The Federal Communications Commission (FCC) is an independent agency of the United States government created by legislative statute to regulate interstate communications by radio, television, wire, satellite, and cable. The FCC was formed by the Communications Act of 1934 and regulates Amateur Radio under part 97 of the regulations. The FCC’s mandated jurisdiction covers the 50 states, the District of Columbia, and the Territories of the United States.

The FCC’s mission is to “make available so far as possible, to all the people of the United States, without discrimination on the basis of race, color, religion, national origin, or sex, rapid, efficient, nationwide, and world-wide wire and radio communication services with adequate facilities at reasonable charges.”

The Communications Act furthermore provides that the FCC was created “for the purpose of the national defense” and “for the purpose of promoting safety of life and property through the use of wire and radio communications.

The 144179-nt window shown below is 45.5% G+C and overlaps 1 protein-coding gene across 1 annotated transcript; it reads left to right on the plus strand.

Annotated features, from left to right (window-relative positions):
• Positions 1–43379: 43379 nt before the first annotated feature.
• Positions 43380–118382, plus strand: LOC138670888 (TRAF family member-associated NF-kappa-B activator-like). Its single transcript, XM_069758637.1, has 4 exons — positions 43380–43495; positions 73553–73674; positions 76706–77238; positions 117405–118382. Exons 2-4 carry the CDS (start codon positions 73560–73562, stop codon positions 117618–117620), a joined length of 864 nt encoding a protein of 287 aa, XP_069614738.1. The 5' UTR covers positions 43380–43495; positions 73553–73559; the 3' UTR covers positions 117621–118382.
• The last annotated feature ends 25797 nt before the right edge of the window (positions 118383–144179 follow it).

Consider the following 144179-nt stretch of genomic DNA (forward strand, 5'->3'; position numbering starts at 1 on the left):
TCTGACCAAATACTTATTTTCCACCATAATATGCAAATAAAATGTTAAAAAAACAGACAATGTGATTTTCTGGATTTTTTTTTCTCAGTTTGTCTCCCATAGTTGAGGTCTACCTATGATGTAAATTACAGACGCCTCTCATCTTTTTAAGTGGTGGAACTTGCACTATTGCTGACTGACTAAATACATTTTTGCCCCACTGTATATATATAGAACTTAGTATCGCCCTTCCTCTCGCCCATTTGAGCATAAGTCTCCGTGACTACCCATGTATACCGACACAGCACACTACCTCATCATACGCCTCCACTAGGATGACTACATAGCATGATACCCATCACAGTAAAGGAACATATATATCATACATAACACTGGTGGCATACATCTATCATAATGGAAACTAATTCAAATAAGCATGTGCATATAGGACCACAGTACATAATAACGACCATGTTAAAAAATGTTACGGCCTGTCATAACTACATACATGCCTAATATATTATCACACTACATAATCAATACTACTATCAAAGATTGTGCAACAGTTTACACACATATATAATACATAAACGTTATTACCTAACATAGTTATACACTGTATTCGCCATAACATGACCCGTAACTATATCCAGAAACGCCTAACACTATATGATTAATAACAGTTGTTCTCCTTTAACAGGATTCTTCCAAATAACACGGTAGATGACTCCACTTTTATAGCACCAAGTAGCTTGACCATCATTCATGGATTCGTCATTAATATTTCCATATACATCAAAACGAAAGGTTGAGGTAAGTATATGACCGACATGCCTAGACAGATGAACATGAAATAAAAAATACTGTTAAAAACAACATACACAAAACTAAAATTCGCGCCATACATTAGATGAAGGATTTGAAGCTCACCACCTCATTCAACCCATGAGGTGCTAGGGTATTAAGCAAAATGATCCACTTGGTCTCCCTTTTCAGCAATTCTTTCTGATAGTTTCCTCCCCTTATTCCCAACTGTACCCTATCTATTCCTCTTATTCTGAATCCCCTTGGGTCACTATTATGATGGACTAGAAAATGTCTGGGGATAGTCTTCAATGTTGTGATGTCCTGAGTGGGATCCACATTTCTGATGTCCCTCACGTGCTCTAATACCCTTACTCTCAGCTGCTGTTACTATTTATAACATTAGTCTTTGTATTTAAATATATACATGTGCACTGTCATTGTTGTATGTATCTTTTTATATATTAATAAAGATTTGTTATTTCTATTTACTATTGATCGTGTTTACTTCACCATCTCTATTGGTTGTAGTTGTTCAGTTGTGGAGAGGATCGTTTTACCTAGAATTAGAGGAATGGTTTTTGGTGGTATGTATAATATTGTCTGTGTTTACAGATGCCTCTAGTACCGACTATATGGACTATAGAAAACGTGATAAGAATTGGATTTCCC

The FCC is directed by five commissioners appointed by the President of the United States and confirmed by the United States Senate for five-year terms. The U.S. President designates one of the commissioners to serve as chairman.

Amateur radio operators in the United States must be licensed by the FCC before transmitting. While the FCC maintains control of the written testing standards, it no longer administers the exams, having delegated that function to private volunteer examiner (VE) organizations. No amateur license class requires examination in Morse code as was once a requirement. Currently, only written multiple choice answer tests are required. The exact questions and exact multiple choice answers are all published in study guides and individual test questions are chosen from these pools of published questions.

More information regarding the FCC and its data base of license information is available under the subtabs of this section of the webpage.